Tuesday, December 20, 2005

Donald Campbell's Memorial Cairn Glenshiel

Shinty’s journey through the last 100 years has many interesting lay-bys which should be stopped in for a little time and the stories linked to them recalled with affection. Kintail has had a long sporting history : today it still produces shinty players of note. It doesn’t forget them either. “Lean gu dluth ri cliu do shinnsirean” meant something then just as it means something now. The proof is to be found on a gentle bend on the A87, one and a half miles east of Shie1 Bridge, where stands an inscribed cairn about 5 foot high surmounted by a stone cross 1 foot 6ins. in height. The cairn is in the traditional bee-hive shape of the typical Scottish cairn and built of rough local stone. On the side facing the road is fixed a heart-shaped stone tablet which contains the following inscription:
The cairn which was designed and built by a local mason ,was erected towards the end of I927 by his fellow members of the Glenshiel Shinty Team as a mark of respect to a comrade who died so tragically young. The tradesman who built the cairn was probably John Grant, mason, who lived at Shiel at that time
In the presence of a large number of spectators the cairn was unveiled by his father Mr. Colin Campbell, Shiel House. You pass the cairn quickly because the A87 nowadays is a relatively fast trunk road and with the cairn sitting on a curve many travellers must be unclear as to why it sits there. A pity this certainly if shinty folk drive by without stopping off because not only was Donald Campbell a shinty player but like most of his unlucky generation he had seen service in the Great War.
Campbell was born in I895 in G1enshiel,the second son of Col1n Campbe11 Shiel House a much respected County Councillor and widely acknowledged expert on Highland Ponies. As he grew to manhood by the shores of Loch Duich he developed a deep love of his Kintai1 homeland and there too, in common with all other youngsters of his age, then as now, he learned his shinty and first played for his local team, one of the three parish teams of that part of Wester Ross, the parishes of Glenshiel, Kintail and Lochalsh. These have since merged to form Kinlochshiel who presently play in the premier division of north shinty.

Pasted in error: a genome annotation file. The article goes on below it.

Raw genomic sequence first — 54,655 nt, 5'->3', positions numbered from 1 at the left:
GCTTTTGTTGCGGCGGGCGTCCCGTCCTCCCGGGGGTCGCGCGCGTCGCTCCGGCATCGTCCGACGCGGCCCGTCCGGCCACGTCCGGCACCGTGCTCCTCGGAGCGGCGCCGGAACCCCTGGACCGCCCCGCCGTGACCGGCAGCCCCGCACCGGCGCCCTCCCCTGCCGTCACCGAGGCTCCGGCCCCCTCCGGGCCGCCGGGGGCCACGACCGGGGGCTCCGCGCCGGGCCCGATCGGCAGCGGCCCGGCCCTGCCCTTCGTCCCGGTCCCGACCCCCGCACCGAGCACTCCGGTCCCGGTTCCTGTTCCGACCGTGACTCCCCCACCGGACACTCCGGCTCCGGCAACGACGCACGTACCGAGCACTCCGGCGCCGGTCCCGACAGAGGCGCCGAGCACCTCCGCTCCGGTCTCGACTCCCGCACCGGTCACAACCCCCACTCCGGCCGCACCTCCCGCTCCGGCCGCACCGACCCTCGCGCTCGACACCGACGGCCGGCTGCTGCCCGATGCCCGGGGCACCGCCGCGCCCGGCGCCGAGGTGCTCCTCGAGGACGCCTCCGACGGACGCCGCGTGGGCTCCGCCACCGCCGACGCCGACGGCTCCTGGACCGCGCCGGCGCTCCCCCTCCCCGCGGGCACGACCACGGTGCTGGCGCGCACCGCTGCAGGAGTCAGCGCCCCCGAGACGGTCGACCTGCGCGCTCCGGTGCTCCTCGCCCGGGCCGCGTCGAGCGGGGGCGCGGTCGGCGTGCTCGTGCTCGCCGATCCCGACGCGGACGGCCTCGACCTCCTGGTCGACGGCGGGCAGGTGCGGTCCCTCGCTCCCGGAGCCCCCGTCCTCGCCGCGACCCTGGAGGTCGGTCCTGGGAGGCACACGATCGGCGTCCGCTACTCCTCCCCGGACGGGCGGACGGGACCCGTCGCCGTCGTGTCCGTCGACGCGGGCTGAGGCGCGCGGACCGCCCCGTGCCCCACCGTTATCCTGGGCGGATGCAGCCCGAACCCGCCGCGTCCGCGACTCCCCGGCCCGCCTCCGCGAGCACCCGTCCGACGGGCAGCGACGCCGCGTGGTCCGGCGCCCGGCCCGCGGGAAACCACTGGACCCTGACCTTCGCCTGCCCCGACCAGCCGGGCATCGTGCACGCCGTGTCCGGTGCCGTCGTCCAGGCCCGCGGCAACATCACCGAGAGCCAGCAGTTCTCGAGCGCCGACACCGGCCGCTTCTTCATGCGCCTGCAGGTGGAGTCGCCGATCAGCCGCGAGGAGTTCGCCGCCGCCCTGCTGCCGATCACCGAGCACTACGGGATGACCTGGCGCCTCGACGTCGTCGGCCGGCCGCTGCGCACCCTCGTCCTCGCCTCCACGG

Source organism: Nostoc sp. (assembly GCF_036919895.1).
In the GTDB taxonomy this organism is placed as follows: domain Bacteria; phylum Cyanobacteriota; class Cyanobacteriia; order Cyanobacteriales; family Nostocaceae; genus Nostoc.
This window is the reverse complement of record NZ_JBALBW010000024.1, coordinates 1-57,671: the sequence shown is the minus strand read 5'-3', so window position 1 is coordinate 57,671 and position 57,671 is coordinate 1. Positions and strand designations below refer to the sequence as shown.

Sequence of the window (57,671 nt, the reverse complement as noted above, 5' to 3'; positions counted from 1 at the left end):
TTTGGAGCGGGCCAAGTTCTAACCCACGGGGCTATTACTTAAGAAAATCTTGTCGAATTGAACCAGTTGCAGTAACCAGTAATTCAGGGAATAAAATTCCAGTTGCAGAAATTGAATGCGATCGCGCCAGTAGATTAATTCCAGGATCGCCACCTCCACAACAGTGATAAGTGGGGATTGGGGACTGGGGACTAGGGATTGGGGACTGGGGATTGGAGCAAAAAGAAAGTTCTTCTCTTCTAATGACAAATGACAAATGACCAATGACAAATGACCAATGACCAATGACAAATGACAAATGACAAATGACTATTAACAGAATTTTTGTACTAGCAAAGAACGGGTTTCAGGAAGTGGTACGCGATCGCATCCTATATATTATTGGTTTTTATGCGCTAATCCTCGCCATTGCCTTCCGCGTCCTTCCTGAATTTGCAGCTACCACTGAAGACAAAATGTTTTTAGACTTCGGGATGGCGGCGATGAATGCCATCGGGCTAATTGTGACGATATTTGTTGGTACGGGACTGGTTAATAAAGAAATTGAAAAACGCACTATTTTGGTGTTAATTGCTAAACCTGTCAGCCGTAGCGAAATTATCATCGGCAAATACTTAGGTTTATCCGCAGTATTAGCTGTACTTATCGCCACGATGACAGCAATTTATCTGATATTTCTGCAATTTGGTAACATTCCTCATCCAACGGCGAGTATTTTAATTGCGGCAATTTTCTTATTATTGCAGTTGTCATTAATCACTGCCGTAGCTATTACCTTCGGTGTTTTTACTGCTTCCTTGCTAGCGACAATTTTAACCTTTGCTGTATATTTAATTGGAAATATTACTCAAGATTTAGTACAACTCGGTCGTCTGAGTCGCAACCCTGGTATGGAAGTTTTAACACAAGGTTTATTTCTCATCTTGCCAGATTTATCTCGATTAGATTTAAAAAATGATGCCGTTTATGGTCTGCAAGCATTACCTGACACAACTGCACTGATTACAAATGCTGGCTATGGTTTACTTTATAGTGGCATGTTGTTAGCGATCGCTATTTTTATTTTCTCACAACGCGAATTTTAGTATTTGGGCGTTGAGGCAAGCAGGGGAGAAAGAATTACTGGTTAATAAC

During the First World War Donald Campbell served with the Lovat Scouts and with them was posted overseas ,serving in Egypt and Palestine where he contracted malaria from which he was never to free himself completely. For almost ten years he lived to suffer from recurring bouts of malaria which progressively weakened this once robust Highlander and was the eventual cause of his untimely death at the early age of 3I years
On his return to civilian life Donald worked for a time as Inn-keeper. at Cluanie Hotel, half way between Invermoriston and. his beloved Shiel Bridge, before he took up the task of driving the mail-bus from Glen Shiel to Kyle of Lochalsh.
He continued to play shinty for Glenshiel but not as regularly as he would have wished for his ill-health and heavy business commitments ruled him out as a regular in the first team. His two younger brothers did however play regularly and well for many years.
He managed compensate for his lack of physical involvement in the game by acting as Secretary/Treasurer for a number of years, an undertaking which he carried out diligently throughout the twenties and which he still held when he died. On the day of his funeral/he was carried by his former team-mates the mile and
a half from his home at Shiel Lodge where he died to the spot where the cairn now stands at which point his remains were put aboard the hearse which was to bear him to the village of Beauly where his ancestors came from.
At the roadside spot where the Cairn now stands a short service was held, and in keeping with an old Highland tradition, the impromptu cairn was set up. The remains. then left, followed by the family on the long overland journey . to the church of St. Mary's, Beauly where he was buried beneath the granite cross erected by his parents to commemorate his elder brother John, who had died at the Somme in January I9I7.
Not long after his death it was decided in Glenshiel that Donald Campbell should have some sort of permanent memorial in the Glen he loved and served so well.
A fund raising campaign was set in motion and it was decided that the spot on the shore of tiny Loch Shiel to which his team-mates had carried him would be the most appropriate place for such gesture of fellowship and affection,
Permission for this was readily granted by Lady Baillie of Dochfour and the cairn was quickly erected. It is presently maintained by the Campbell Family of Glenshie1 and they have recently cleaned up the inscribed marble tablet which had been badly stained by algae.
‘Gad chuimnachadh, A Dhomhnaill, gu brath tuilleadh’.

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